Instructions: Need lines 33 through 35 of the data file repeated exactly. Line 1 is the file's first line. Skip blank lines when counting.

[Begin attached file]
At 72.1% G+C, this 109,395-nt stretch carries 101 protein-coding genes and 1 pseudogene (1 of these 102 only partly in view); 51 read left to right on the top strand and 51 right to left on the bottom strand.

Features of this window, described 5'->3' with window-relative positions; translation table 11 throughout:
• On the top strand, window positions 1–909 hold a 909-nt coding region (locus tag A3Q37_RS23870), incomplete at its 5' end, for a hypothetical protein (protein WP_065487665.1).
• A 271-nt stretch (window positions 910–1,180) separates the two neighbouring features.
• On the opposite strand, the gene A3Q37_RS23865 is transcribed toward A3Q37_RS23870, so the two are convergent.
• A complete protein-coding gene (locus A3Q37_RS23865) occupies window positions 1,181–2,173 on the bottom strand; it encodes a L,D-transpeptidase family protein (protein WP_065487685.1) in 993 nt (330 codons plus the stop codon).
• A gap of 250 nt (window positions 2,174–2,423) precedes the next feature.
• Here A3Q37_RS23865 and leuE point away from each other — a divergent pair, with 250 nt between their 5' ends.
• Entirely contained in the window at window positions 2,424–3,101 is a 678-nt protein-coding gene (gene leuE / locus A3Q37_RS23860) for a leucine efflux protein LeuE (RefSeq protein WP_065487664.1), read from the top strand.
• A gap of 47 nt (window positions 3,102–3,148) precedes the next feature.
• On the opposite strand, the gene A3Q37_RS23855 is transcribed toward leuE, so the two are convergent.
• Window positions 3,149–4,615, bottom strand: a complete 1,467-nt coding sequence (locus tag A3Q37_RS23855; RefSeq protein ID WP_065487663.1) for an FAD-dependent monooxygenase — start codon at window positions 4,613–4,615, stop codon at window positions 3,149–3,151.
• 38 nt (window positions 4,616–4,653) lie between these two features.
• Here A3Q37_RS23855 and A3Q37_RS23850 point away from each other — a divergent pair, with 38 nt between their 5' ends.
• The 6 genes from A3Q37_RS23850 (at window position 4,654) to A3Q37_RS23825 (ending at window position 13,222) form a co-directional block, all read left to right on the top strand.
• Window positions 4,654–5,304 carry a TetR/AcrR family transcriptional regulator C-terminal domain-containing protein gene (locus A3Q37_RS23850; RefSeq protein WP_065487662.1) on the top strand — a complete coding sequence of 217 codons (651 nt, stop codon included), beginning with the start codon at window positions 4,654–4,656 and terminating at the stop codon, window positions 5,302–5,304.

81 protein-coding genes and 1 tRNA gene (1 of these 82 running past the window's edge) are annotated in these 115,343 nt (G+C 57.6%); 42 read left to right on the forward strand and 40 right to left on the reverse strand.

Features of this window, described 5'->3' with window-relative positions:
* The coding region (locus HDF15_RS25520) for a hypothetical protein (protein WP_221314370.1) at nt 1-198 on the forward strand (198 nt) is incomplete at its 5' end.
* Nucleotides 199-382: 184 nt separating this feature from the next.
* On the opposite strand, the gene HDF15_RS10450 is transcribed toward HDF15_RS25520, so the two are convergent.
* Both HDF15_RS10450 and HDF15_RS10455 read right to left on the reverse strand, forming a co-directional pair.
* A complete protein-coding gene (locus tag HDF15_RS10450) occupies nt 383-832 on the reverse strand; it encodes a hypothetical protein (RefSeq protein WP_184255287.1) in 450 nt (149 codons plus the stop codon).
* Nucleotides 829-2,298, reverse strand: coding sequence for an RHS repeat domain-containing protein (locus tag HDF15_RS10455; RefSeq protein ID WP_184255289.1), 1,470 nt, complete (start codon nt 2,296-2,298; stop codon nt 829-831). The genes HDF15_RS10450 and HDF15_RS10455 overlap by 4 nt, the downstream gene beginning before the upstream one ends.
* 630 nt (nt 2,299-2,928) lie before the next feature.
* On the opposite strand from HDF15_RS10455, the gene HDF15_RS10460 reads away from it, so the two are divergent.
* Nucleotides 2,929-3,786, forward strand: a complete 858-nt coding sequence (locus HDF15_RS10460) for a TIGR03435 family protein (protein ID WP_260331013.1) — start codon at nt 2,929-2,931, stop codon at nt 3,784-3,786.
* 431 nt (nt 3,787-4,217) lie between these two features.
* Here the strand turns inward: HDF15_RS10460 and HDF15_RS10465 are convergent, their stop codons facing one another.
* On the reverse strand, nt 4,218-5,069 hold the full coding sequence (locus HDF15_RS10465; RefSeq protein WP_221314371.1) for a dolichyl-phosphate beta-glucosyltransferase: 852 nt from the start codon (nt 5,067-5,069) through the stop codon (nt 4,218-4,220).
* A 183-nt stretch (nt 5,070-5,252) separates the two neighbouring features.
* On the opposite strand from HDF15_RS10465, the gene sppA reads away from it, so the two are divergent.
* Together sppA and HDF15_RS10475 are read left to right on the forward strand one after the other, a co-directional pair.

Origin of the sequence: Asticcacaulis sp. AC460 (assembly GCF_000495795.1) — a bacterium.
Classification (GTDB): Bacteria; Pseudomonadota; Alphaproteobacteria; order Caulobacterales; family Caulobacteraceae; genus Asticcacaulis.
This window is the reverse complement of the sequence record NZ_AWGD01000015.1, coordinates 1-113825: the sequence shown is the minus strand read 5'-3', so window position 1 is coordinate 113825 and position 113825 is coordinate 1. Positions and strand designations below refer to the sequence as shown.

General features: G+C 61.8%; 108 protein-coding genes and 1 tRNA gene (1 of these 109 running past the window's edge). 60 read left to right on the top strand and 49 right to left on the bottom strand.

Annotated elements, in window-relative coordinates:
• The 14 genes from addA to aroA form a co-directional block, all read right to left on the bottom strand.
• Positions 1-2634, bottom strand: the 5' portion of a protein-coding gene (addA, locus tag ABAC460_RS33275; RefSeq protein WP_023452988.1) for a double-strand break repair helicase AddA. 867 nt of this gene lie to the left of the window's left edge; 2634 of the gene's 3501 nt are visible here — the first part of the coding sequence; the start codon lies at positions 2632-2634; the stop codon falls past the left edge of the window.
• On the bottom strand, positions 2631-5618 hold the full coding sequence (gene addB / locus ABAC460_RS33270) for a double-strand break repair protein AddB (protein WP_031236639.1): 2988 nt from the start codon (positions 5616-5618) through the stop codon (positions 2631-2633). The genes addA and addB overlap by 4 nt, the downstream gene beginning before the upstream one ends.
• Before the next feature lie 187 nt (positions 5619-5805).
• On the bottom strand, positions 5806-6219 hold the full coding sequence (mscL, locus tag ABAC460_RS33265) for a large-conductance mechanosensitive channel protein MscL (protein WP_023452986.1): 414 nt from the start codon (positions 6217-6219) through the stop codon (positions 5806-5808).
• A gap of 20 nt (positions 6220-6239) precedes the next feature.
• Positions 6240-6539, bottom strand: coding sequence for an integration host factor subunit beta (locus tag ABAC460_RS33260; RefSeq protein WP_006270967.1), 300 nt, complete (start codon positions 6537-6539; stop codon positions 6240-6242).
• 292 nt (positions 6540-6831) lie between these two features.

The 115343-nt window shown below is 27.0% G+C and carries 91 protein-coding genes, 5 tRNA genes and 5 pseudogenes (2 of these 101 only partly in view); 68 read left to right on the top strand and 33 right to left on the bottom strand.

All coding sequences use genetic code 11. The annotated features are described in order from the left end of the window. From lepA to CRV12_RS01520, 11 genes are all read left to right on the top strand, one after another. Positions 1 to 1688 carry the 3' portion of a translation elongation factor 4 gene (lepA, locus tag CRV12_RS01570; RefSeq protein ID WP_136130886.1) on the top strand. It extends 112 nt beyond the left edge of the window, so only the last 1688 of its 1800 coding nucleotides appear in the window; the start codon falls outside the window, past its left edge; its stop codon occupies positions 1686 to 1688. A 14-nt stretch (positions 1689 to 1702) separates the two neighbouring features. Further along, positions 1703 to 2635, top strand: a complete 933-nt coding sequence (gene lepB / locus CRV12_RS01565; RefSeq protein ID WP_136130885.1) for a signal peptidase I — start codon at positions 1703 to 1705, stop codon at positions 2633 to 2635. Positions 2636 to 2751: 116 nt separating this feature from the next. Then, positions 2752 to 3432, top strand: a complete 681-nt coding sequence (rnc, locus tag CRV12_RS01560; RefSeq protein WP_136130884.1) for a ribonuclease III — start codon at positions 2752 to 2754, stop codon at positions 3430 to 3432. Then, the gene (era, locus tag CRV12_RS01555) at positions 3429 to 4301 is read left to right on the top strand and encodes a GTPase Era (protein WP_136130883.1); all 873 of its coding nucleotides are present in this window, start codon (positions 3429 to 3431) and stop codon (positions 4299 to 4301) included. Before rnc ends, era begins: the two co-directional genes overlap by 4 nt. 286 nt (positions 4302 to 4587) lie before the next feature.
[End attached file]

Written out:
* Together sppA and HDF15_RS10475 are read left to right on the forward strand one after the other, a co-directional pair.

Origin of the sequence: Asticcacaulis sp. AC460 (assembly GCF_000495795.1) — a bacterium.
Classification (GTDB): Bacteria; Pseudomonadota; Alphaproteobacteria; order Caulobacterales; family Caulobacteraceae; genus Asticcacaulis.